Fiction_Analysis_Hills_Like_White_Elephants

WC: 754
Title: Sacred Moments
Close interpretation of the story “Hills Like White Elephants” by Ernest Hemingway leads the reader to an issue that has plagued society for decades. Understanding of the human condition is unveiled in the story line, the main setting, and through the character representation. The main characters in the story are an American man and a female named Jig. The conflict about abortions is an issue that still faces society today. Architectural and atmospheric symbolisms are used to set the mood and outline the human condition. The love bond between the man and Jig is strong; however, the more powerful bond between Jig and her unborn child is sacred.
Many years ago our society was filled with moral and ethical values, unfortunately they have all but disappeared. Hemingway captures a moment in history when the tides were turning from an ethical and ordered society to a less ordered and much less ethical society. Using his ability to manipulate the readers’ imagination, Hemingway creates a realistic setting that conveys powerful and raw-edged emotions. Through the use of various landscapes and structures he is able to give the reader insight into the human condition without actually telling what it is. A good example of this is the hot, dry atmospheric conditions that set the mood in the story and communicate a sense of tension to the reader. The expression “They look like white elephants”(23) is a metaphor used to imply the sacredness of white elephants in certain South American cultures in relation to Jig’s unborn child.
The train station itself is another way the writer uses the setting to portray the human condition in this story. The station, a common ground or meeting place, is representative of the relationship between the American and Jig. The tracks leading in and out of the station describe the emotional pathways each of them takes. The American is almost exactly opposite to Jig, free spirited and not wanting a change. Jig is love struck and torn. She has to decide between her love for the American man and her love of her unborn child. The American is set on convincing Jig that there is no harm in what she is considering. He tries to calm Jig by telling her “We’ll be fine afterwards, just like we were before”(24). Jig is not convinced. She is not as confident or as willing as the American to rush off into such a carefree decision. The luggage, covered with hotel labels, plays a significant part in understanding how Jig feels in regard to the decision that she had to make. She was obviously torn between remaining reckless and carefree and making a family with the man she loved. Jig reacts almost visibly in their conversation.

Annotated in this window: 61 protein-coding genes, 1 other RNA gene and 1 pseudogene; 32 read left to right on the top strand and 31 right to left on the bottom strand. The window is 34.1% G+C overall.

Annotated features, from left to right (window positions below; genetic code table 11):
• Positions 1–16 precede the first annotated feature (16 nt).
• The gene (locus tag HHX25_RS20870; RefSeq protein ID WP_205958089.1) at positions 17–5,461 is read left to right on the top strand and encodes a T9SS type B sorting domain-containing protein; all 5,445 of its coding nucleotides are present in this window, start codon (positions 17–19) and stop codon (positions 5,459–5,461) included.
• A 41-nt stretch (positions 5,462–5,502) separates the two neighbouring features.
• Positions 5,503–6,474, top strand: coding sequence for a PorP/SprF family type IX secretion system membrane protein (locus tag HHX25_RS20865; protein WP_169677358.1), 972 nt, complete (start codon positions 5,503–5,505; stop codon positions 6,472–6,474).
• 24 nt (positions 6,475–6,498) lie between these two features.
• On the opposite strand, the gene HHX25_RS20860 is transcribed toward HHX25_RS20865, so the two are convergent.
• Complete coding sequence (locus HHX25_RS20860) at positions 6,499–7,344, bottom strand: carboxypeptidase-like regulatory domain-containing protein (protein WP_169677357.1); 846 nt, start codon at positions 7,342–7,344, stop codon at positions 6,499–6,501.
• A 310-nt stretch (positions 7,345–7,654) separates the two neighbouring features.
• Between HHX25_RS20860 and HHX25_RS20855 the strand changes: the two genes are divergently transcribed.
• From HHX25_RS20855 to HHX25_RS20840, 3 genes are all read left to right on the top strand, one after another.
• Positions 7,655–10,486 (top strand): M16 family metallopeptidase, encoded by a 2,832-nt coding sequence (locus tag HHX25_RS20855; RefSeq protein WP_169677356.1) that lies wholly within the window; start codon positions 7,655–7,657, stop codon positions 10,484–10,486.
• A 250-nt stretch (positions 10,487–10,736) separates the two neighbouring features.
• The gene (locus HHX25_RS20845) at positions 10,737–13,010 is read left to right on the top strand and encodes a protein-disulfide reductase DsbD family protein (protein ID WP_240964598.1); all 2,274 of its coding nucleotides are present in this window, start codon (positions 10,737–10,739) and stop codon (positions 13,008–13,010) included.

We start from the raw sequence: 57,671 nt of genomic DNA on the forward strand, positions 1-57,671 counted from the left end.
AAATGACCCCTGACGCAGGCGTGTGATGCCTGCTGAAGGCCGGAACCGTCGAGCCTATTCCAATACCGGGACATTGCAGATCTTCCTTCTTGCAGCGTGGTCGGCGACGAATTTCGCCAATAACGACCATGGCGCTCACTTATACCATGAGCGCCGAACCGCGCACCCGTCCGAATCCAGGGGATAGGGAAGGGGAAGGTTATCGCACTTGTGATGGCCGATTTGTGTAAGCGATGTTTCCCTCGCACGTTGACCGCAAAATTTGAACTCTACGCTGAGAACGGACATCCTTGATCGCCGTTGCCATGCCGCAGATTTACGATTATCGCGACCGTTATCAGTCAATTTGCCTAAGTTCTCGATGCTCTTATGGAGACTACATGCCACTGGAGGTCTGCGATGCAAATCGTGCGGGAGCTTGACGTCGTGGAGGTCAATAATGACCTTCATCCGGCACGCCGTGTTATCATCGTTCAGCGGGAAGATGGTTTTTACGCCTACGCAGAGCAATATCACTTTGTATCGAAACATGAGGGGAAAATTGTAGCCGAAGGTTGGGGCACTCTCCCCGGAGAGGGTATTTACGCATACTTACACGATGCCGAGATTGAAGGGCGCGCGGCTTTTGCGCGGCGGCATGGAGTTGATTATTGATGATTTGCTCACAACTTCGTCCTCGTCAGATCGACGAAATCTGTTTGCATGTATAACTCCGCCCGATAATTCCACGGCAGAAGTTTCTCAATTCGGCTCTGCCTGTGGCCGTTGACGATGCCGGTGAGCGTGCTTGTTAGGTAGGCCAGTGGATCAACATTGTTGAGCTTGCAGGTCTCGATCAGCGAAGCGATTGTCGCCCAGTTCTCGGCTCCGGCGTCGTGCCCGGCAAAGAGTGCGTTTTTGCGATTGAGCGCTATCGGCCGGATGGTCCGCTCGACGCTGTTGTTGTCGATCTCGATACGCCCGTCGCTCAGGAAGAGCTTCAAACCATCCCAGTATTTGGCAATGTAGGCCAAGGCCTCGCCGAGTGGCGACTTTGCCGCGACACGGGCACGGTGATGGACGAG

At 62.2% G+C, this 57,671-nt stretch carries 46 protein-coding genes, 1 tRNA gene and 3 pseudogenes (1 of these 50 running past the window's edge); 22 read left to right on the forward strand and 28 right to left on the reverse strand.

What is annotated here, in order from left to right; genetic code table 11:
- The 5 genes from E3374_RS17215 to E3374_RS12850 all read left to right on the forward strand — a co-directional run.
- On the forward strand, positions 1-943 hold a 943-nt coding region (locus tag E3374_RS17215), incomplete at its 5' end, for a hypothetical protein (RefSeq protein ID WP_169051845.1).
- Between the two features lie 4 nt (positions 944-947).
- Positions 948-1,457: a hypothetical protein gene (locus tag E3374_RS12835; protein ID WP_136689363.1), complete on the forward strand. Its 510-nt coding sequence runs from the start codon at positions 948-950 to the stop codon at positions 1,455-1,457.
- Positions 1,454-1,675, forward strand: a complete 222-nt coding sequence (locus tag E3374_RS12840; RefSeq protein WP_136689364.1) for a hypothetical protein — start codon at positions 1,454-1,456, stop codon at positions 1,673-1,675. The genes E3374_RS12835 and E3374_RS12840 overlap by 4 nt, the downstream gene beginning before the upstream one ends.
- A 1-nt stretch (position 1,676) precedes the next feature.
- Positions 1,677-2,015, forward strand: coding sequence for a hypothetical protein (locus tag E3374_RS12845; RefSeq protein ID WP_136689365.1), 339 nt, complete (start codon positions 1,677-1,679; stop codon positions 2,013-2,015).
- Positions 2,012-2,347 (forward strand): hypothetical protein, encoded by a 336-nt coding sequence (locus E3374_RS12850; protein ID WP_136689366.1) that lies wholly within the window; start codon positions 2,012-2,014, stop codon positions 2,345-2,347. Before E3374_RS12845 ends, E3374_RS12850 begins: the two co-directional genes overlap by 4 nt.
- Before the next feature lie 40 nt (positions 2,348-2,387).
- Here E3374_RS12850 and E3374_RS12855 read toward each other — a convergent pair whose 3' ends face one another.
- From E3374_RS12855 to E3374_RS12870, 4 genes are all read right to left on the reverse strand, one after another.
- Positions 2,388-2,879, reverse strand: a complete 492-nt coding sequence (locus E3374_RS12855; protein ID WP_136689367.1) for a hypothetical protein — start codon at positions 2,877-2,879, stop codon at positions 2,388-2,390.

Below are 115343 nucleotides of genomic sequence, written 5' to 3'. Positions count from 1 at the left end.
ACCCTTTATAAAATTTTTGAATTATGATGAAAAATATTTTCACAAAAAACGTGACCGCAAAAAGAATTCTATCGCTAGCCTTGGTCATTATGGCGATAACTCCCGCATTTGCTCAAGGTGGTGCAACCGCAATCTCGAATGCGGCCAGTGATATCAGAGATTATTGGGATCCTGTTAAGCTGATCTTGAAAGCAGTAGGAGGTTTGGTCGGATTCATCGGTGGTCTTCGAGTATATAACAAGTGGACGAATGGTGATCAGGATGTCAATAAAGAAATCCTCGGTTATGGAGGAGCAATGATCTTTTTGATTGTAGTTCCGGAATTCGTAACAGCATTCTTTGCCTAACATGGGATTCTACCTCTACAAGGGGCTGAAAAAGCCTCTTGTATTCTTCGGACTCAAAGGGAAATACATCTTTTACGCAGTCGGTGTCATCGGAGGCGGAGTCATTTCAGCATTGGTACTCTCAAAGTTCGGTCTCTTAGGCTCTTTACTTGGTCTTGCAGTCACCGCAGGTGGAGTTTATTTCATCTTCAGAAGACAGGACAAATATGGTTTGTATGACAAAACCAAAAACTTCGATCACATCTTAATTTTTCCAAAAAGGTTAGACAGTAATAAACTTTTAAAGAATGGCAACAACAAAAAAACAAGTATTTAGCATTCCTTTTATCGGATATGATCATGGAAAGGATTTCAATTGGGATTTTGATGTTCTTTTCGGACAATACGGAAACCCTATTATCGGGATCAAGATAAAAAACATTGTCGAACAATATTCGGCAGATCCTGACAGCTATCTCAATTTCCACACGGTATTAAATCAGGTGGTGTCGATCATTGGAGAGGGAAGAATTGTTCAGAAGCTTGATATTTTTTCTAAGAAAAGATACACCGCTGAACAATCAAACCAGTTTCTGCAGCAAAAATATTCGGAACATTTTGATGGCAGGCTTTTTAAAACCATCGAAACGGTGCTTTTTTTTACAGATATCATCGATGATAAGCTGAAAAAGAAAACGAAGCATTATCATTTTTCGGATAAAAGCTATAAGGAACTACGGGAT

Building a social wall is the means to an end for Jig in the fight to make her decision. She is willing to do almost anything for the American but is blocked by her motherly instinct to protect her child. The American tells Jig “We can have everything”(24), “It’s ours”(24), but she knows better. “No, it isn’t. And once they take it away, you never get it back”(24) Jig tells him. The fact that she would be giving up a child is one thing, but the difficult decision for her at this point is giving up her ability to ever have children again. Trying desperately Jig pleads with the man, “Would you please please please please please please please stop talking?”(25).
The setting for the story really helps the reader to understand Hemingway’s story line. Hemingway mimics the tension between the American and Jig with his use of the dry, hot, desert like conditions. Analyzing every detail of the story leads you to believe that the decision Jig has to make is whether or not she will have an abortion. Jig’s child is sacred to her, her love for the American, and the social pressures of the era only make it more difficult for her to make her decision. The American and Jig are together on common ground in the beginning of the story but start heading off in different directions as the story progresses, just as the train station is a common meeting place and the tracks are two paths leading off in different directions.
Works Cited
Hemingway, Ernest. “Hills Like White Elephants.” Discovering Literature; Stories, Poems, Plays. 2nd ed. Ed. Hans P. Guth and Gabrielle Rico. Upper Saddle River, NJ: Prentice hall, 1998. 22-25.